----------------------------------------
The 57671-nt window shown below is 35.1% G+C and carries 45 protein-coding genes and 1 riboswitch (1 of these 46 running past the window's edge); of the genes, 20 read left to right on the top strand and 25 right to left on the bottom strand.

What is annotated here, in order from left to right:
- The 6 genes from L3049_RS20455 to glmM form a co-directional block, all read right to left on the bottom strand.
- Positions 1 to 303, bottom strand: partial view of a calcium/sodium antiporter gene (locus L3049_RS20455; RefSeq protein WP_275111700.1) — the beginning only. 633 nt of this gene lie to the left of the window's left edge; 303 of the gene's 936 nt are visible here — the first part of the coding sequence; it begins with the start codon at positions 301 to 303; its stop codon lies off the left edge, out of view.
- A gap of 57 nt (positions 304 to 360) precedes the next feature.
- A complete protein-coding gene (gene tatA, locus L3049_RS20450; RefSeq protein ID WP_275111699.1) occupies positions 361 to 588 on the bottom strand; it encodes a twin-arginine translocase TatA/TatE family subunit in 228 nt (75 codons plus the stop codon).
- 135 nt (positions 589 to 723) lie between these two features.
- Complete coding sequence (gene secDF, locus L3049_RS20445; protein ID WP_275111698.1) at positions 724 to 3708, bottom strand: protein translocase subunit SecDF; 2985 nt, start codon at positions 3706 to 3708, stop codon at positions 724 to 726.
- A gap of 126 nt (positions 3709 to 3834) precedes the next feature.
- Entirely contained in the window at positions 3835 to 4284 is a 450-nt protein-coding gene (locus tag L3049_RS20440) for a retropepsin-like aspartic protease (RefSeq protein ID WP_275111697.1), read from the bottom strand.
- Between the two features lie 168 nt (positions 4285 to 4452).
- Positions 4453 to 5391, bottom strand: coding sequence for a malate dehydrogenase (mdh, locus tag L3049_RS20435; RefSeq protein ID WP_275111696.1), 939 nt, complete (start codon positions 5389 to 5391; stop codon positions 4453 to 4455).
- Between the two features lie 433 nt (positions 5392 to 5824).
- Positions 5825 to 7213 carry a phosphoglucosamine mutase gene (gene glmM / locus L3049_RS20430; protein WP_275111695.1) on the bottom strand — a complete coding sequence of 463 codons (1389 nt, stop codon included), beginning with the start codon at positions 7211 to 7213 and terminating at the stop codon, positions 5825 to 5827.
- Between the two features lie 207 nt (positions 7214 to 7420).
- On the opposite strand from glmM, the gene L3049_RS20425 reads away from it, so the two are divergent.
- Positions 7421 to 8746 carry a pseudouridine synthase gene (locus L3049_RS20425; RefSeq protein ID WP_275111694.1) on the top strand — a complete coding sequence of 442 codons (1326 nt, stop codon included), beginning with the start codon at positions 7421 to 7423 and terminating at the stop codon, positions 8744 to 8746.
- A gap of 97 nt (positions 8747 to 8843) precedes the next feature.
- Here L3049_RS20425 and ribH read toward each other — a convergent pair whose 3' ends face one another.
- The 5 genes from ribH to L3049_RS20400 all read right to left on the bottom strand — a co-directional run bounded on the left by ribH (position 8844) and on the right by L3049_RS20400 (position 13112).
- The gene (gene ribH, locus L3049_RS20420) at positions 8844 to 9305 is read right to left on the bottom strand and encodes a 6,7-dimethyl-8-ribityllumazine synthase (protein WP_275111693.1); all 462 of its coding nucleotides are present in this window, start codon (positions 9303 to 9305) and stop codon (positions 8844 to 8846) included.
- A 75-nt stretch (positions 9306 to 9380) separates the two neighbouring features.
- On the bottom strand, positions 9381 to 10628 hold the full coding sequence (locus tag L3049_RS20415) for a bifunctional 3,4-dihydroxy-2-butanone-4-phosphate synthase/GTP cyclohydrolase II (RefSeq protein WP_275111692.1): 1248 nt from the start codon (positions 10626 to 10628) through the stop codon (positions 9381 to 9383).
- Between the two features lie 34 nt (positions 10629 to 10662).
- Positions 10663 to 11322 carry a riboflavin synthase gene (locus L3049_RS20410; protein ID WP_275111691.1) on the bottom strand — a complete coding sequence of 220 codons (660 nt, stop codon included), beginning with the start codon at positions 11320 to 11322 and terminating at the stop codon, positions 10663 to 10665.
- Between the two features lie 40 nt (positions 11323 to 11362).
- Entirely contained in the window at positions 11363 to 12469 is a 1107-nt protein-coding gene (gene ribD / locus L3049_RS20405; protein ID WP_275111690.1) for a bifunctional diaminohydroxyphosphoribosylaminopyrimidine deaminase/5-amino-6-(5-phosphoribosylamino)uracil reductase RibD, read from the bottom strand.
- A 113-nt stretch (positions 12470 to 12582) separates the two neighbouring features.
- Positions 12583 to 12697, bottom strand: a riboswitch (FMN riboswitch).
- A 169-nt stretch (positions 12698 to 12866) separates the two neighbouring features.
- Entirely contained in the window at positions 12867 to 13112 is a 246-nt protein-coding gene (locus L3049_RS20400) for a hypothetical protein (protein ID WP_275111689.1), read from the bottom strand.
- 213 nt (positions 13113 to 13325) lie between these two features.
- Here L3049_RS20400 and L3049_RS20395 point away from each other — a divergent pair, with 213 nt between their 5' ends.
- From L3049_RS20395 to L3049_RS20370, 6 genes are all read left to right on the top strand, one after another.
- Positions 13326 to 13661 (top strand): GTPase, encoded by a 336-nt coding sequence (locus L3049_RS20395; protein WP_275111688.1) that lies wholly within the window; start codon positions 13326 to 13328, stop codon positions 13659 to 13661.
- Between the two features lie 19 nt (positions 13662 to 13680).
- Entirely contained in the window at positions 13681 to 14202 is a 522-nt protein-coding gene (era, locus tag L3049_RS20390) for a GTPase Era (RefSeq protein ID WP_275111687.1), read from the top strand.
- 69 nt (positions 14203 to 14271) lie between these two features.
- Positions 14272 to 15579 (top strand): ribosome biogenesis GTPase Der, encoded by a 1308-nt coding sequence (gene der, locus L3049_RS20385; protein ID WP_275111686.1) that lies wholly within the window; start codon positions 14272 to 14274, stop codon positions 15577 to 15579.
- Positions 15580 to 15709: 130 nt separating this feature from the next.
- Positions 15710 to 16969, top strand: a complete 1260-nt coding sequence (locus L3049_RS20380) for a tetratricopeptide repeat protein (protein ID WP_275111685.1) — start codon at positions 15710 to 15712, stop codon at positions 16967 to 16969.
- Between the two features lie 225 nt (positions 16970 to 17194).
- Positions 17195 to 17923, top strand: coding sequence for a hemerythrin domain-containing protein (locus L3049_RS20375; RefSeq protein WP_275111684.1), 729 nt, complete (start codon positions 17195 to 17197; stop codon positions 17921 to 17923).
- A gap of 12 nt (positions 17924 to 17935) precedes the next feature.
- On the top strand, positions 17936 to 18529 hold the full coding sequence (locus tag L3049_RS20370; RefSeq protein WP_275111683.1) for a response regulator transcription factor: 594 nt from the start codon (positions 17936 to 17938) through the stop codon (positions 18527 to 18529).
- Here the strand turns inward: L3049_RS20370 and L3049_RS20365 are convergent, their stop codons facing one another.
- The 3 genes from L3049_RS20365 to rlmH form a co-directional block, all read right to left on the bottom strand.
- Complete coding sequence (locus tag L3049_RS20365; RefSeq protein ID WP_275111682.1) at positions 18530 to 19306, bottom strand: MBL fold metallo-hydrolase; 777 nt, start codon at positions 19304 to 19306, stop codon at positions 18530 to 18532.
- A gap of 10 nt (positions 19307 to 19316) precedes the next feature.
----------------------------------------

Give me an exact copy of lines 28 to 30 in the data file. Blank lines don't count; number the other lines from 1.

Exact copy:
- A 113-nt stretch (positions 12470 to 12582) separates the two neighbouring features.
- Positions 12583 to 12697, bottom strand: a riboswitch (FMN riboswitch).
- A 169-nt stretch (positions 12698 to 12866) separates the two neighbouring features.